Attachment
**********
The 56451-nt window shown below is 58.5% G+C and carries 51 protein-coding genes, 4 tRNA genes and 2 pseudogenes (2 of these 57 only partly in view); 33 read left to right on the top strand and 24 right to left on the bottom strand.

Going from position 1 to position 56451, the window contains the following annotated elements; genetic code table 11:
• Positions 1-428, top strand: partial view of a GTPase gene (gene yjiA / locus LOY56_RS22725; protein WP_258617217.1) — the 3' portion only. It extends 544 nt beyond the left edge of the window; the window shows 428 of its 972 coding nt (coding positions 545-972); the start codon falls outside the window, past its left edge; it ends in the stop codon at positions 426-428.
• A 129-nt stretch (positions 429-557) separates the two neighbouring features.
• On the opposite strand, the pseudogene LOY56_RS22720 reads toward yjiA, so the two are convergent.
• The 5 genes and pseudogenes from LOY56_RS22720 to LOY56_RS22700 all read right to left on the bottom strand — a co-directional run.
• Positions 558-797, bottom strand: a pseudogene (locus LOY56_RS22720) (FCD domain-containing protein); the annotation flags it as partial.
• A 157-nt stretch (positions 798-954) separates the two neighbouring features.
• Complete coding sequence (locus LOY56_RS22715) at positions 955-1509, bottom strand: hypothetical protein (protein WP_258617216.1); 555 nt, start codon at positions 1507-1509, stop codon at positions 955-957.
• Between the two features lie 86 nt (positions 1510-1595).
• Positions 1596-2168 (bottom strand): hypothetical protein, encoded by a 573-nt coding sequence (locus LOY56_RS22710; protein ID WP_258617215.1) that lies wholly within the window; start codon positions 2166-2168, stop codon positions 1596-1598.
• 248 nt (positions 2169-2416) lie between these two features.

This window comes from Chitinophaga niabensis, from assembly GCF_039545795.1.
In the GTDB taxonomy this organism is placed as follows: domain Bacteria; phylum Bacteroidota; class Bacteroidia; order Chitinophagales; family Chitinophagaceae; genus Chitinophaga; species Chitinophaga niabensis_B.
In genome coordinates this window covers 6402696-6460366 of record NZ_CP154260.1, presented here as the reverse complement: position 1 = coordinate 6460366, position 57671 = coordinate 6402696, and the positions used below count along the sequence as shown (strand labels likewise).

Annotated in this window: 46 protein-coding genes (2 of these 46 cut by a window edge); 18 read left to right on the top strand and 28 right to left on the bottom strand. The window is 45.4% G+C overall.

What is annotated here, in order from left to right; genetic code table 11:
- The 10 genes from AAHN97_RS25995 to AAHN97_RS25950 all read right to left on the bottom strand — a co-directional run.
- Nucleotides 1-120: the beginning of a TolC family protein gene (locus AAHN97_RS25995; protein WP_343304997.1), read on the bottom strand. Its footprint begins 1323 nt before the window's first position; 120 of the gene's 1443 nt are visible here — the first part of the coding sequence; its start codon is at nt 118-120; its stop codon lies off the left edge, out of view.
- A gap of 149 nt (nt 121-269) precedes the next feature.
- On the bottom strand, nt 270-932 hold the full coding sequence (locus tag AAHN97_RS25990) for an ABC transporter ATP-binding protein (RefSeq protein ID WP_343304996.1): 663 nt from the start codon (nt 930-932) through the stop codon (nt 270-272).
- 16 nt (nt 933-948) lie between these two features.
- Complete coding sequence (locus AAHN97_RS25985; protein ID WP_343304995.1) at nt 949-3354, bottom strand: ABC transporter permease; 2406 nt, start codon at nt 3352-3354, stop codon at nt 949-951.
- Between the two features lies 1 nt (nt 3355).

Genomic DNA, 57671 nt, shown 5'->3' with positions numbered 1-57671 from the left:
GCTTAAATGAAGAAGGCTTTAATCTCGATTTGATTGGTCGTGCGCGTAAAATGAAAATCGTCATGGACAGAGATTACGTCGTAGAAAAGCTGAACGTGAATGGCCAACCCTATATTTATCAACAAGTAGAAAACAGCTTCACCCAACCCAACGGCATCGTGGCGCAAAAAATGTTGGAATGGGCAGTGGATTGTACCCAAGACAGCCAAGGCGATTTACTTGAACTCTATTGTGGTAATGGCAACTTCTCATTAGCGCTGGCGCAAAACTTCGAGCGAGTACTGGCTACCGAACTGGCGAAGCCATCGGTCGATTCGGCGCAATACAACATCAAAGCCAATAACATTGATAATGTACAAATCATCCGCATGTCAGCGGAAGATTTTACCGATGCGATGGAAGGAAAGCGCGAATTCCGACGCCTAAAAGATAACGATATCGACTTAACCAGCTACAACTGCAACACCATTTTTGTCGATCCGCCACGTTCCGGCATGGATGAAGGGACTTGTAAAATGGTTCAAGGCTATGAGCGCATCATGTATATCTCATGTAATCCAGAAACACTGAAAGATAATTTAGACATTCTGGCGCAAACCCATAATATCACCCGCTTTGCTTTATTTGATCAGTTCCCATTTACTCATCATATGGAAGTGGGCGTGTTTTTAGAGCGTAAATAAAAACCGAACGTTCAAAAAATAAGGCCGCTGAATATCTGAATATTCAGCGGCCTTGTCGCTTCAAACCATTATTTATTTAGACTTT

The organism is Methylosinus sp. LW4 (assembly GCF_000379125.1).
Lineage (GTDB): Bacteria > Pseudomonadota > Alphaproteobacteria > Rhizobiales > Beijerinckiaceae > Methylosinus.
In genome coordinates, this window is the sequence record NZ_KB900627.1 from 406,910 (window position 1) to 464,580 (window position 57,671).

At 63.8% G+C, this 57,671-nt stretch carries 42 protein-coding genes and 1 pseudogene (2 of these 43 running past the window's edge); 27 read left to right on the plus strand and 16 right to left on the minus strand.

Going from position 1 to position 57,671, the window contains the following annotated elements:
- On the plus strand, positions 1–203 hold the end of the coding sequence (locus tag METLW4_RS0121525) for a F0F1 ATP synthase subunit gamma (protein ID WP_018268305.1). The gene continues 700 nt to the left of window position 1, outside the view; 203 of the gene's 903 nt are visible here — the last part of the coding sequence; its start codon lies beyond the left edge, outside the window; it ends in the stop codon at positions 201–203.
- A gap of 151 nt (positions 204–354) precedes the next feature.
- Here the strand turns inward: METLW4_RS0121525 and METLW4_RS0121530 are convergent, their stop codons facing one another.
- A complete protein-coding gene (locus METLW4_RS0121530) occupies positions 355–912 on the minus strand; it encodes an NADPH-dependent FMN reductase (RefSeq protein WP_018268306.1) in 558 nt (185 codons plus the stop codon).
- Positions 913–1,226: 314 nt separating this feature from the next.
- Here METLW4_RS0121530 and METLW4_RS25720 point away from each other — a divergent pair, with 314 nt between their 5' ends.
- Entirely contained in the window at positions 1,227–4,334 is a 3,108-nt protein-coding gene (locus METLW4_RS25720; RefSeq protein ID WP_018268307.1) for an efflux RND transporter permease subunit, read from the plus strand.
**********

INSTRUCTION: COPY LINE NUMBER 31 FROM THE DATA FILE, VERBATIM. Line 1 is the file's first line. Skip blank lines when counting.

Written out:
Going from position 1 to position 57,671, the window contains the following annotated elements: